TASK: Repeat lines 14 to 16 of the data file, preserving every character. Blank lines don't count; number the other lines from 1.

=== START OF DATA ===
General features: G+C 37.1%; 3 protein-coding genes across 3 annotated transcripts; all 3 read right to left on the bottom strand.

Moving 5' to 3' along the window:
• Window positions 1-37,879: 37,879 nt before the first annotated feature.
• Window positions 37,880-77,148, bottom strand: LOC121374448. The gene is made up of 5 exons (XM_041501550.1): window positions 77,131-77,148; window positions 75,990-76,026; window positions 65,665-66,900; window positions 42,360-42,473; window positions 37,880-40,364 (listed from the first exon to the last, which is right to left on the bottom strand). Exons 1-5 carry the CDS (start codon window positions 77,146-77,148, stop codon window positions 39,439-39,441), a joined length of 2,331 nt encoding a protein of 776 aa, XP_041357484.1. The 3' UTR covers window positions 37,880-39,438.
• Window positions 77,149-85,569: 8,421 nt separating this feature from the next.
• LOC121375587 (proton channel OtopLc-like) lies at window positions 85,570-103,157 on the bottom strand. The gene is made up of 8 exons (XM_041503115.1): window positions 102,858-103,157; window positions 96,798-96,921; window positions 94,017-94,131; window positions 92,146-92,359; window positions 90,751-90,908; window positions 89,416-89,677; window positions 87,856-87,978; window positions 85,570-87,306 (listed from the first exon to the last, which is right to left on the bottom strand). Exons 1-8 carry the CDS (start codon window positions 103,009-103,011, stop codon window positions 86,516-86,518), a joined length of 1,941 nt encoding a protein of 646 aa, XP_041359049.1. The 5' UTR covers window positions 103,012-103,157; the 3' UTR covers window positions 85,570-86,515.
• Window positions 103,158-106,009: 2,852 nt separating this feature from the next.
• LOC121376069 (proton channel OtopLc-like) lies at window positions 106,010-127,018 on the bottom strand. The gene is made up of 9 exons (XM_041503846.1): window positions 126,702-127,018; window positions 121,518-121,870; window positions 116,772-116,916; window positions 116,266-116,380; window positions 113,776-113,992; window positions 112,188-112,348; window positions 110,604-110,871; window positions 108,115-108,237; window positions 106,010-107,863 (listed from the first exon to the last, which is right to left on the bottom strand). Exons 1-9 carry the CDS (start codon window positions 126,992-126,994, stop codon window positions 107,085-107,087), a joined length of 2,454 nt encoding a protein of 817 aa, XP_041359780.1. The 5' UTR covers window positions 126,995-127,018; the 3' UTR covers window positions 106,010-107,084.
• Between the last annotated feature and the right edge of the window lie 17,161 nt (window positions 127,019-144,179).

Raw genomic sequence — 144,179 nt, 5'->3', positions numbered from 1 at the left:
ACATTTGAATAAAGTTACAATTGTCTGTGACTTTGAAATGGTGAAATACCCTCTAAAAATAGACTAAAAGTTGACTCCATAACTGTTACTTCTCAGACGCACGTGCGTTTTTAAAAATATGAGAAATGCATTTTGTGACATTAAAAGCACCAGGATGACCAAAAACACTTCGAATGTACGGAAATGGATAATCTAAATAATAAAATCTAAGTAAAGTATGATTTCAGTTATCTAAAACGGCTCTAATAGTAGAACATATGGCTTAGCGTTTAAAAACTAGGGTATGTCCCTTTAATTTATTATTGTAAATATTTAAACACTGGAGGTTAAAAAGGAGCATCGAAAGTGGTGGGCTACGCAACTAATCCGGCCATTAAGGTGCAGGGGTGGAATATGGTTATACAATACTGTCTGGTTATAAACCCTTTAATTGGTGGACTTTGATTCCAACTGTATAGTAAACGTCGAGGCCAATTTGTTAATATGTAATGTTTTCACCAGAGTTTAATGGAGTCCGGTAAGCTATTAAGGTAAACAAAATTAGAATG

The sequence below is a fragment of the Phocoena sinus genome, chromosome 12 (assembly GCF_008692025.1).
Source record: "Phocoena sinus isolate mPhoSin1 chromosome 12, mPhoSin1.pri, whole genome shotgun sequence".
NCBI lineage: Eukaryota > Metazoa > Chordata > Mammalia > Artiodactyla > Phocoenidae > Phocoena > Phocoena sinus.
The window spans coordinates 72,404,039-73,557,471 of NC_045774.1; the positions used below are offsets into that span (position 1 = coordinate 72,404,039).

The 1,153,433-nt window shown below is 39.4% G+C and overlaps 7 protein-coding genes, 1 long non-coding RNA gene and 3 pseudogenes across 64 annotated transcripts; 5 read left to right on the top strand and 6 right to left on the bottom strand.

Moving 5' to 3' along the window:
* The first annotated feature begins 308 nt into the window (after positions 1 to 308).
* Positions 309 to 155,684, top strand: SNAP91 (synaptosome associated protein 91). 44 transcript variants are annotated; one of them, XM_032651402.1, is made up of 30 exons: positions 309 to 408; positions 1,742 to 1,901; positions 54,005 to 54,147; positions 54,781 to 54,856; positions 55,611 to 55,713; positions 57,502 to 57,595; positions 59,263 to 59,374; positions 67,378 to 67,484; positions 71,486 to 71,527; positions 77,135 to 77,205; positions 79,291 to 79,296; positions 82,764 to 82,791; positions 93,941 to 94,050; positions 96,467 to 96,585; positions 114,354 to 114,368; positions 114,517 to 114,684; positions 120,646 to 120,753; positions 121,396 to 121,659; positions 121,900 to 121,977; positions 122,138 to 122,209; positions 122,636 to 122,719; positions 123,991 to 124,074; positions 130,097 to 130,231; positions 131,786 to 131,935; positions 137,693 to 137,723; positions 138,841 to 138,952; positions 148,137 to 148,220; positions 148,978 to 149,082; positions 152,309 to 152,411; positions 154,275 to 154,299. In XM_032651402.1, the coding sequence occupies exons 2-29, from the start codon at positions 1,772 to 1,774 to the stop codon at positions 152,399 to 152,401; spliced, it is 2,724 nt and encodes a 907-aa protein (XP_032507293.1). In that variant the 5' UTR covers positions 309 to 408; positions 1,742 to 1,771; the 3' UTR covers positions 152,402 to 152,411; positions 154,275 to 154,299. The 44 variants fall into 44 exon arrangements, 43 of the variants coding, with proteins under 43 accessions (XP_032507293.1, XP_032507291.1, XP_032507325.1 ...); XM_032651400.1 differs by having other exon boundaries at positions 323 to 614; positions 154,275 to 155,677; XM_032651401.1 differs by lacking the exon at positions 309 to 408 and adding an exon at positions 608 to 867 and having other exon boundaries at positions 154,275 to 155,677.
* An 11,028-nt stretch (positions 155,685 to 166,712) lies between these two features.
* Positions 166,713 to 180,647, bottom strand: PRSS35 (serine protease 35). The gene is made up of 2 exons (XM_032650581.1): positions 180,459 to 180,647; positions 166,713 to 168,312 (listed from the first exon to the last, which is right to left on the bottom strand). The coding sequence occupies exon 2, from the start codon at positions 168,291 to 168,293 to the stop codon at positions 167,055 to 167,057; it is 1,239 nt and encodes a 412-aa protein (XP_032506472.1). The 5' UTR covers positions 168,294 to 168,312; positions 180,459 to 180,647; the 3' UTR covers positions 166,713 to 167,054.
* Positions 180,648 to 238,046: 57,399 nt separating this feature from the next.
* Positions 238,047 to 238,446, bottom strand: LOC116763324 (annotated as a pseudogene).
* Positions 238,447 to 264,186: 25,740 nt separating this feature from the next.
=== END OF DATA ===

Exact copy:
NCBI lineage: Eukaryota > Metazoa > Chordata > Mammalia > Artiodactyla > Phocoenidae > Phocoena > Phocoena sinus.
The window spans coordinates 72,404,039-73,557,471 of NC_045774.1; the positions used below are offsets into that span (position 1 = coordinate 72,404,039).

The 1,153,433-nt window shown below is 39.4% G+C and overlaps 7 protein-coding genes, 1 long non-coding RNA gene and 3 pseudogenes across 64 annotated transcripts; 5 read left to right on the top strand and 6 right to left on the bottom strand.